Neurological Tests

The following tests, some of which can be performed in the office, may be ordered as part of the evaluation your doctor employs in diagnosis of your neurological condition:

This test is most commonly used to help diagnose epilepsy (seizure disorders). An EEG involves the recording of electrical activity along the scalp produced by the firing of neurons within the brain. The recording is obtained by placing electrodes (sensors) on the scalp with a conductive gel or paste. Brain wave activity is recorded on a computer for about 20-30 minutes while you lie relaxed on a bed. The technologist performing the study may use a flashing strobe light and may ask you to hyperventilate for a short while as a means of seeing if these induce any abnormalities in your brain waves. The study will tell your doctor if there seems to be any propensity toward seizures/epilepsy, even if you do not have a spell during the recording.

NCS is a test commonly used to evaluate the function of the motor and sensory nerves of the human body. These studies are used mainly for evaluation of paresthesias (numbness, tingling, burning) and/or weakness of the arms and legs. Some common disorders which can be diagnosed by an NCS are peripheral neuropathy, carpal tunnel syndrome, ulnar neuropathy, Guillain-Barre syndrome, myasthenia gravis, and spinal disc herniation.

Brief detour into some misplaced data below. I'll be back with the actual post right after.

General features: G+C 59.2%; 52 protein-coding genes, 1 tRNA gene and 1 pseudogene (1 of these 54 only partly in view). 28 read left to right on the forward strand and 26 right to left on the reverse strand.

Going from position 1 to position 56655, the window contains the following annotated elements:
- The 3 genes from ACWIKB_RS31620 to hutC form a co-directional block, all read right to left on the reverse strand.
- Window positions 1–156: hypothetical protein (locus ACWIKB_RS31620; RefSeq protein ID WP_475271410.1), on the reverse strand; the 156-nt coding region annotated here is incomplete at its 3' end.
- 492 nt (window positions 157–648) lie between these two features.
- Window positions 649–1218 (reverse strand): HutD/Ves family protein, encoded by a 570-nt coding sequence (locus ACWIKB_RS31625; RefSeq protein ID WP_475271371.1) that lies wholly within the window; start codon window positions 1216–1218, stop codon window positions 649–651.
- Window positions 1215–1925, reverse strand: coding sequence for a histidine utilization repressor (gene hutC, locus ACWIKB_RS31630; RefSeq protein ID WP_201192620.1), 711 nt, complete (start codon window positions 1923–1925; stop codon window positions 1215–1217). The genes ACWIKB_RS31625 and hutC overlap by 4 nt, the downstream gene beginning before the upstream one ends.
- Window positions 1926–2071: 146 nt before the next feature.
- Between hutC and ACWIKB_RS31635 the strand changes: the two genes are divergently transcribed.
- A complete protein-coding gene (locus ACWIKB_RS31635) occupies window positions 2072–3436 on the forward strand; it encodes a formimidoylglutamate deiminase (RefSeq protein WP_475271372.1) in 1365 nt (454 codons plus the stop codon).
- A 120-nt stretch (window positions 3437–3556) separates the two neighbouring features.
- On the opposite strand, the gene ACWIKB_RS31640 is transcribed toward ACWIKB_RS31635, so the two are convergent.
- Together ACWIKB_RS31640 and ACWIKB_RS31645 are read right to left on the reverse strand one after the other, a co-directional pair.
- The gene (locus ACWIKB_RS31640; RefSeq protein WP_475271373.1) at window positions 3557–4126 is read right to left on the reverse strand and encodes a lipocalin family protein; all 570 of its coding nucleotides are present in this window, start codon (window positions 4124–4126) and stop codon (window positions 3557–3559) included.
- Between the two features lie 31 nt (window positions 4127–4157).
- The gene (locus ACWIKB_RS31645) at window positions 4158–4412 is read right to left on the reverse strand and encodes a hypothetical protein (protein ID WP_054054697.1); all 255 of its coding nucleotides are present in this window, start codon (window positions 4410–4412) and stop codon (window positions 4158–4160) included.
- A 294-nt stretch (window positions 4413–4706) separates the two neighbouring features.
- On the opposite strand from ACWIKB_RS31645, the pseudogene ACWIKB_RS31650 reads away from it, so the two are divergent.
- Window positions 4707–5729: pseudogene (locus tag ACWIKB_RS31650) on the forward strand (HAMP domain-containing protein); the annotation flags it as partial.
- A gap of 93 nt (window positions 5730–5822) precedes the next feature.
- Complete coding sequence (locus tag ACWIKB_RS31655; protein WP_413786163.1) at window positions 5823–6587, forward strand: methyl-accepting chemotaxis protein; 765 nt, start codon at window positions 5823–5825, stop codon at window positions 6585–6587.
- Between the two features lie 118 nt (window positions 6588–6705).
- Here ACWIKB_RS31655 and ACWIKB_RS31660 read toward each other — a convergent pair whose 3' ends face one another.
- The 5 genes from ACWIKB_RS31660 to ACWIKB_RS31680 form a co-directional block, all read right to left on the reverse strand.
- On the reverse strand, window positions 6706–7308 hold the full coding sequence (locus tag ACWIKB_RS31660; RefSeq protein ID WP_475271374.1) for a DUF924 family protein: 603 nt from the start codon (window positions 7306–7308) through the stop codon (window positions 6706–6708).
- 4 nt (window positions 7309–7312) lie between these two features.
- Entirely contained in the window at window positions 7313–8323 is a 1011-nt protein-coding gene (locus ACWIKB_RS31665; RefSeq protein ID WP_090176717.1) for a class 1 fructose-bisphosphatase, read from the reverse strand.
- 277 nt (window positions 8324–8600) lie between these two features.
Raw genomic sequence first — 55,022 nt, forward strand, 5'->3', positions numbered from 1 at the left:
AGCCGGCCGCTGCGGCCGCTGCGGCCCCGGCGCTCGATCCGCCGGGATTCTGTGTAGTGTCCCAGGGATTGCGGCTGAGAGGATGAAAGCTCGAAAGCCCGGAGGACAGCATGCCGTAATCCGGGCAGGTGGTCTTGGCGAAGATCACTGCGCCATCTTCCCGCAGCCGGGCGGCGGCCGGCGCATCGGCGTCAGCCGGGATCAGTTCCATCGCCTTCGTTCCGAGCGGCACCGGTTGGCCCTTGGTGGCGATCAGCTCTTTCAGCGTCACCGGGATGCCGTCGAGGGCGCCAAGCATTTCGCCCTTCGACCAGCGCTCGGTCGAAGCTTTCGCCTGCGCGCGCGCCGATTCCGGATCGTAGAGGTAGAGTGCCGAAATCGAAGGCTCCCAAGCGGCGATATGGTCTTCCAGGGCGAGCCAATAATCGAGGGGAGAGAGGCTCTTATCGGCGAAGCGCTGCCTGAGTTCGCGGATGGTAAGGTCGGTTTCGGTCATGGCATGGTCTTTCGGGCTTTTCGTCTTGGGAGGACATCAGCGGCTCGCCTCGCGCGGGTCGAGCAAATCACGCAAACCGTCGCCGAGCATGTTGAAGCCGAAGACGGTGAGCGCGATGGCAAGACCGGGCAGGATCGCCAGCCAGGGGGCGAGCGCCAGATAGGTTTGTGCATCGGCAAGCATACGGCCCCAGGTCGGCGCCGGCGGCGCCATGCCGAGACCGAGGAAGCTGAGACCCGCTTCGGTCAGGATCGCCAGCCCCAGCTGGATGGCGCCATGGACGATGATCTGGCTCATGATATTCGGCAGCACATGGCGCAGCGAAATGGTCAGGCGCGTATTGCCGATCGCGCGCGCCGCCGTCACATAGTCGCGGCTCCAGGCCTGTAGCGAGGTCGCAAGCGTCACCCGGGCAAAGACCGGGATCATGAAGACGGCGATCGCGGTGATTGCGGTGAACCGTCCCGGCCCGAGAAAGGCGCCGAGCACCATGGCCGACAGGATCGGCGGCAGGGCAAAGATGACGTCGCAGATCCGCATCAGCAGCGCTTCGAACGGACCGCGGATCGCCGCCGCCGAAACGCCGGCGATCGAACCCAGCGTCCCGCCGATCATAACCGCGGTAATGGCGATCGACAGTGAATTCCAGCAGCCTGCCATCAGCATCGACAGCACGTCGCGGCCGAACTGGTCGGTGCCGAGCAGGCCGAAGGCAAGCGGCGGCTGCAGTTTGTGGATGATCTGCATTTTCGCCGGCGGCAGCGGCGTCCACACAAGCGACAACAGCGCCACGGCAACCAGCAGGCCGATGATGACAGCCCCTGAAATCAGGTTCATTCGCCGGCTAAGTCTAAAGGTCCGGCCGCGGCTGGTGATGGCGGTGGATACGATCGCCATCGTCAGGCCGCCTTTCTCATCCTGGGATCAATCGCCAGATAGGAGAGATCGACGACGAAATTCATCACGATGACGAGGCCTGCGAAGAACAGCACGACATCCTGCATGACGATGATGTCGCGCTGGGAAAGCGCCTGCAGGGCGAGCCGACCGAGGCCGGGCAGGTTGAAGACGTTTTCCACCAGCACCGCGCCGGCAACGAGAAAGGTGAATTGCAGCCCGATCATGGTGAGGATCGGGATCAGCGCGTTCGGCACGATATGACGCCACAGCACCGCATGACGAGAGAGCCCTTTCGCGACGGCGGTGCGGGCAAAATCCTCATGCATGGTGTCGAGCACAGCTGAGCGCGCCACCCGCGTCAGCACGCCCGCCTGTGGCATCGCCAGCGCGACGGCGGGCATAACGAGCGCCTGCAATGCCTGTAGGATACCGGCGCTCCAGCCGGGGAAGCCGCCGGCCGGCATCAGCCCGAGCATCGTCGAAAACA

The test involves placing an electrode (sensor) on the surface of the skin in one location, then delivering an electrical stimulus down a nerve several times with another electrode. The responses of the nerve are recorded on a computer and will tell the neurologist whether the nerve is functioning properly. Depending on the nature of the symptoms, between 4-8 nerves may be tested in this way.

Used as a complement to an NCS, and usually carried out on the same day, this test is a technique for evaluating and recording the electrical activity produced by skeletal muscles.

To perform the test, a needle containing a recording electrode wire is placed through the skin into a muscle, and then the neurologist evaluates the electrical activity as the needle is inserted into a relaxed muscle, and again as the muscle is contracted by the patient. The number of muscles tested depends upon the patient’s symptoms and the findings in each muscle.

The disorders which can be diagnosed with this test are the same as those diagnosed with NCS, with the addition of muscle disorders such as myopathy and myositis.

MRI is a medical imaging technique which allows your physician to visualize detailed internal structures using a large magnet and radiofrequency pulses (no radiation is used). The good contrast it provides between the different soft tissues of the body make it especially useful in brain imaging.

An MRA is very similar, but specifically visualizes the arteries. Because the machine uses a large magnet, it is unsafe for those with pacemakers, stimulator devices, ear implants, and other internal metal to undergo MRI testing.

During the test, the patient is positioned on a moveable exam table and is moved into a small tunnel (which contains the magnet) until the part of the body being imaged is in the center of the tunnel. As the radiofrequency pulses are emitted, a loud mechanical noise is heard. If ordered by the physician, IV contrast may be injected into an IV placed ahead of time while you lie in the scanner.